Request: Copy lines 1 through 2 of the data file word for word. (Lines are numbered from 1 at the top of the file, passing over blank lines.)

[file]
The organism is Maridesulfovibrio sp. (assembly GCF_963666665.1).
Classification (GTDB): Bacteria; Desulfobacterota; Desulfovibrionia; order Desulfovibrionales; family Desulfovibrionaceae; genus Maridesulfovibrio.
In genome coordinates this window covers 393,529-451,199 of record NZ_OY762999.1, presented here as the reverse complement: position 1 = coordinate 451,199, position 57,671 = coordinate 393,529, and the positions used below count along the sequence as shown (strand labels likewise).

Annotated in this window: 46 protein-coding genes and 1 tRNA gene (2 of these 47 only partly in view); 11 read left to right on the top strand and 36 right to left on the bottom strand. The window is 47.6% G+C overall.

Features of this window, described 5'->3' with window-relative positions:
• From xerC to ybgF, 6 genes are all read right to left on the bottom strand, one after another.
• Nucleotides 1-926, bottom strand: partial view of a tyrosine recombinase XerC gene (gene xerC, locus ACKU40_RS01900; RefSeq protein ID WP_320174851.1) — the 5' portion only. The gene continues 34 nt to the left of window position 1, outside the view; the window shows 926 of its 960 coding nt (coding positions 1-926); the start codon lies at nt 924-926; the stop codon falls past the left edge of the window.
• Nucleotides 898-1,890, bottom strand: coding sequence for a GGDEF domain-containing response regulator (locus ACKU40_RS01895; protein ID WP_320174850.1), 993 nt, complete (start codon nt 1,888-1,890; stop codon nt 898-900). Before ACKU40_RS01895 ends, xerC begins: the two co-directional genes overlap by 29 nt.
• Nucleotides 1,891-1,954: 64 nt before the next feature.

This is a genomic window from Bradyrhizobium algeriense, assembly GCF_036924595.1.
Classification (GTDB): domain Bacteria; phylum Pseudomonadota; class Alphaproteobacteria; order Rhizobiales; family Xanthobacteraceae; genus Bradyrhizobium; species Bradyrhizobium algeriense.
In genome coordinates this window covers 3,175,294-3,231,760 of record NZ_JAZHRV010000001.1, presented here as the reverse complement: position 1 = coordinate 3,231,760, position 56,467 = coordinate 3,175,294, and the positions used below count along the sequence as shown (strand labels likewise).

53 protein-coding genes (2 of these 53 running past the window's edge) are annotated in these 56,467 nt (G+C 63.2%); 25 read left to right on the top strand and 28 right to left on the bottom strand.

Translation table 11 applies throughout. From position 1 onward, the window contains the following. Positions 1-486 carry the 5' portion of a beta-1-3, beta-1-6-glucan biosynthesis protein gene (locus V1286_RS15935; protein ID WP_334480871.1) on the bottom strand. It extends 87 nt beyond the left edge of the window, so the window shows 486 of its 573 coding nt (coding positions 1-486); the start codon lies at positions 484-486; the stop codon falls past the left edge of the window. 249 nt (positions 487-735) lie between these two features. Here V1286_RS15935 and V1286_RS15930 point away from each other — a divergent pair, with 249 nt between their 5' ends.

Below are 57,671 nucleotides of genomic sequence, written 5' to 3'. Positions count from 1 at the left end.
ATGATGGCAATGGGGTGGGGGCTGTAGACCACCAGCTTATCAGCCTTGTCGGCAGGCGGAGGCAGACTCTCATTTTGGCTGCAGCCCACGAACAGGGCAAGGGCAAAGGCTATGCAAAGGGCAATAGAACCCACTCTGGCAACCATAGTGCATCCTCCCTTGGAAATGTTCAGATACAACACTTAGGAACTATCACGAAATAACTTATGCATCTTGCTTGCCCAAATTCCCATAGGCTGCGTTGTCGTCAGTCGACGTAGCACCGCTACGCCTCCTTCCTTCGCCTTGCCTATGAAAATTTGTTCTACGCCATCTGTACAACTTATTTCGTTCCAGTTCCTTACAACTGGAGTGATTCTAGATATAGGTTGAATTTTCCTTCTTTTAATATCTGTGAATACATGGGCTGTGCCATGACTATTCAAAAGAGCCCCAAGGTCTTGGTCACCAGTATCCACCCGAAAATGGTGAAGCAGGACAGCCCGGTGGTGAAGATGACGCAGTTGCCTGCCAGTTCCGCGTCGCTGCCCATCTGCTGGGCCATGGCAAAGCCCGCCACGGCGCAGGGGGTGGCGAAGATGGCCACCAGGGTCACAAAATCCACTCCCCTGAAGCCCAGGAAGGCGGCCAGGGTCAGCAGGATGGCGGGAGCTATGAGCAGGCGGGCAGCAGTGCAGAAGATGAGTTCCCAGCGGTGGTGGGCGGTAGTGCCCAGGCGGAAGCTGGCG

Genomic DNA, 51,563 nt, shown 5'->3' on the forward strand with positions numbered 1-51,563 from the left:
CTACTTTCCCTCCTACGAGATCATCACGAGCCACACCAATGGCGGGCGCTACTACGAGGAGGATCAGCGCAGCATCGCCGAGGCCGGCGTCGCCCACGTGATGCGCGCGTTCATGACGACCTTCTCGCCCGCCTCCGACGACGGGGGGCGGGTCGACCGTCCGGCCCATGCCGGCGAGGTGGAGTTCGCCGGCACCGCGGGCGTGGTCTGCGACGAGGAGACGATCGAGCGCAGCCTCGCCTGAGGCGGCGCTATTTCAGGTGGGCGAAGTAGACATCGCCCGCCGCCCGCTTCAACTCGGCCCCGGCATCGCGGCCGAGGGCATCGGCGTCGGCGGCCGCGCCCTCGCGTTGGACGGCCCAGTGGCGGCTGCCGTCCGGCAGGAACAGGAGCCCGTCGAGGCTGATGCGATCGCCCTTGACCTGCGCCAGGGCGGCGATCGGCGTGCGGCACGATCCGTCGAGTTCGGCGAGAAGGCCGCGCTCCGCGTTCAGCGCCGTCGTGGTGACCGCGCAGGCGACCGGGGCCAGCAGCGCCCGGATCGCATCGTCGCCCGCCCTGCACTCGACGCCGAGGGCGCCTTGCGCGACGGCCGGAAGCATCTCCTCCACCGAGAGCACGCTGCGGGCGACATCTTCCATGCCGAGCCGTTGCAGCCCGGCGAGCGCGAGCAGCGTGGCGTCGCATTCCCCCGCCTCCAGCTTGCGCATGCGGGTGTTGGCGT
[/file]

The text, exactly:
The organism is Maridesulfovibrio sp. (assembly GCF_963666665.1).
Classification (GTDB): Bacteria; Desulfobacterota; Desulfovibrionia; order Desulfovibrionales; family Desulfovibrionaceae; genus Maridesulfovibrio.